As someone with--ahem--professional interest in the operation of torrent sites as working examples of the underground economy, the recent disappearance of KAT.ph intrigued me. Despite the Philippine passage of the Data Privacy Act in the middle of last year, it was curious to me how KAT.ph continued to operate with impunity after adopting its Philippine domain in April of 2011. But lo and behold, Philippine music industry figures supposedly argued that they were being hurt by KAT.ph's nefarious activities and the government was compelled to shut down the URL only yesterday...
Yesterday the torrent site ran into trouble with its KAT.ph domain, and there were signs suggesting the domain was no longer in control of the original owners. Over the past few hours more details have emerged, and the Government of the Philippines has now confirmed that the domain name has been seized on copyright grounds.To be clear, the Philippine industry complaint was filed in December 2011, but Philippine authorities were only able to act after a court order was issued to do so...
The seizure is the result of a complaint filed by the Philippine Association of the Recording Industry and several individual music labels. The complaint stated that KickassTorrents was causing “irreparable damages” to the music industry, and a local court agreed to suspend the site’s domain. “The complaint alleges that the registrant of KAT.ph is violating intellectual property rights by making copyrighted music available for download to its users,” the dotPH registry informed TorrentFreak.
Early this week the Philippine Intellectual Property Office issued a temporary restraining Order directing the dotPH registry to suspend the KAT.ph domain for 72 hours. The order, signed by the IPO Bureau of Legal Affairs, will become final if the domain owners don’t appeal. According to dotPH, the company that maintains the database of PH domain names, the music industry first complained about KickassTorrents in 2011.As with most of these things where "Internet," "intellectual property" and "enforcement" are mentioned, there is natural suspicion that the United States is involved in pressuring the Philippines via inclusion in the US Trade Representative's watch list. To be clear, the Philippines has long been on this list, but more for the piracy of fake DVDs as opposed to "hosting" a rogue site (KAT.ph). There were earlier hopes that the Philippines would be struck off the 2013 edition after cracking down on physical distribution of pirated media, but officials were disappointed when it was not. See here:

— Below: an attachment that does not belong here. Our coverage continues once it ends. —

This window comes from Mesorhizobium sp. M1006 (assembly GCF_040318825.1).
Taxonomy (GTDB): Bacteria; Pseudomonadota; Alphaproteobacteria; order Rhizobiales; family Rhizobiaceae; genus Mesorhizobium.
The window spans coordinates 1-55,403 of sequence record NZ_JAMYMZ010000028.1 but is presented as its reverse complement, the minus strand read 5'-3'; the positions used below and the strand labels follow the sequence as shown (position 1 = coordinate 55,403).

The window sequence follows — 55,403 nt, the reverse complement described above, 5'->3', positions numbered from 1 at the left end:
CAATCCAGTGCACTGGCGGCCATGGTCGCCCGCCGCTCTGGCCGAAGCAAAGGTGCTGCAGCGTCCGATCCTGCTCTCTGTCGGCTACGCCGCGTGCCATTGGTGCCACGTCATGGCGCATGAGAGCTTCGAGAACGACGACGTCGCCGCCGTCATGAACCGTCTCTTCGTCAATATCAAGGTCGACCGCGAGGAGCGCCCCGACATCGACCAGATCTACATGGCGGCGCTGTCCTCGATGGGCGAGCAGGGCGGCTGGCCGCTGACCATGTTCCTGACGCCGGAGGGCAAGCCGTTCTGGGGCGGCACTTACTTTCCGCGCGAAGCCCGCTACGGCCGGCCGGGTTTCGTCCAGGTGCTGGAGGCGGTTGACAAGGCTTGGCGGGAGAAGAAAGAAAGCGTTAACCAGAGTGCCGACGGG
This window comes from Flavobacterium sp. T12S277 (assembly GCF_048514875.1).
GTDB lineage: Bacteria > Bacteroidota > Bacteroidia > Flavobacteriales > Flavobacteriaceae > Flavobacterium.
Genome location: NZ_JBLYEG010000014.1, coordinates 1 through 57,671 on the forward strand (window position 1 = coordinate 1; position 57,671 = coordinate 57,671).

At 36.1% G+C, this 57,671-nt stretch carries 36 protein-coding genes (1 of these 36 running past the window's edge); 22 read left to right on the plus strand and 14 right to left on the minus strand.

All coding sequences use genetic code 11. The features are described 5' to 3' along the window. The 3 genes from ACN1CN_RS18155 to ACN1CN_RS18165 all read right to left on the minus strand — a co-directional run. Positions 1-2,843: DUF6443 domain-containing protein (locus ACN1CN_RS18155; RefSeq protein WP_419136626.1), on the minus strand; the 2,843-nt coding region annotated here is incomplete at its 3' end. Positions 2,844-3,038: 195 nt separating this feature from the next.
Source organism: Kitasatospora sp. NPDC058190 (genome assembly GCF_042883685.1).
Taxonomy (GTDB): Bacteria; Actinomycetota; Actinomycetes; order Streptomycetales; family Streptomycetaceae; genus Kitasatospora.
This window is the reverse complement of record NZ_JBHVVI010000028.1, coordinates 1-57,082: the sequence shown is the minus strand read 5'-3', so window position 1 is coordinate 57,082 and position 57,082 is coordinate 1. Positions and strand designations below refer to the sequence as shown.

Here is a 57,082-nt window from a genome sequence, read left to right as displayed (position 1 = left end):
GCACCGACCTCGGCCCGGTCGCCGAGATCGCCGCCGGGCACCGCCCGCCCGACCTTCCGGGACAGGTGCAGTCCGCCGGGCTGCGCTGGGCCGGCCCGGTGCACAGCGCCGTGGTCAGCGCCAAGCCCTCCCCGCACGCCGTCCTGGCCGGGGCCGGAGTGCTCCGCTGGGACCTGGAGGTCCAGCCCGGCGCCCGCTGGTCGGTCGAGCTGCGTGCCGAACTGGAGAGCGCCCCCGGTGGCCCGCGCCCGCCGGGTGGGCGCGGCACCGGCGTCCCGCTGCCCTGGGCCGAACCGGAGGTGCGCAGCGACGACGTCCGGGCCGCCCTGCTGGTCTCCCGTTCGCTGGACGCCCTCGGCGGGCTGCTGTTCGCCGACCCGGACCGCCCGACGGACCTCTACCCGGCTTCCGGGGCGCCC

However, the company said at the time that it would only take action following a court order. “dotPH was initially contacted by the complainants’ lawyers in December of 2011 with a demand to take down the domain, and dotPH agreed to cooperate if provided with an order from a court or appropriate authority,” TorrentFreak was informed. “dotPH received the restraining order earlier this week and subsequently suspended kat.ph in compliance with IPO’s directive,” the registry adds.
The government expressed surprise and disappointment over the decision of the United States Trade Representative (USTR) to retain the Philippines on its watch list of countries that violate intellectual-property rights (IPR) due to concerns over Internet piracy.Anyway, back to TorrentFreak on US pressure for Philippine action against KAT.ph:
[Intellectual Property Office of the Philippines (IPOPHIL) Director General] Blancaflor noted the “changing requirements” of the USTR for removal from the watch list of IPR violators. “The USTR has no intention of removing the Philippines from the watch list. Every year the requirements change and vary. How can we be removed if the requirements keep changing?” he asked. “Two years ago it was massive counterfeits. We addressed that with record-breaking volume of seizures. We were not removed then. Last year the US complained that we did not pass the Internet treaty law. We passed it on March 22,” Blancaflor said.
While the case is presented as a local action aimed at preventing piracy of original Filipino music, it wouldn’t be much of a surprise if U.S. forces have also been applying pressure. In its latest Special 301 Report the U.S. Government listed the Philippines on its copyright “watch list,” demanding further action against so-called rogue sites.I suspect the Philippine authorities are still keen on having the country removed from the watch list given the efforts it has undertaken in passing the aforementioned law and continually raiding vendors of pirated DVDs. With legal backing through a court ruling to seize KAT.ph, its fate was pretty much sealed given the changing nature of American IP requests..
“The United States looks to the Philippines to take important steps to address piracy over the Internet, in particular with respect to notorious online markets,” the Office of the United States Trade Representative wrote in its report.
In the broader scheme of things, however, does it really matter? KAT is now operating with another TLD, business as usual. So, the US may have successfully bullied Philippine authorities, but the piracy goes on unabated as most users will eventually find the new site. And if that's taken down eventually, well, the game just moves on and on across even more TLDs. Montenegro, perhaps?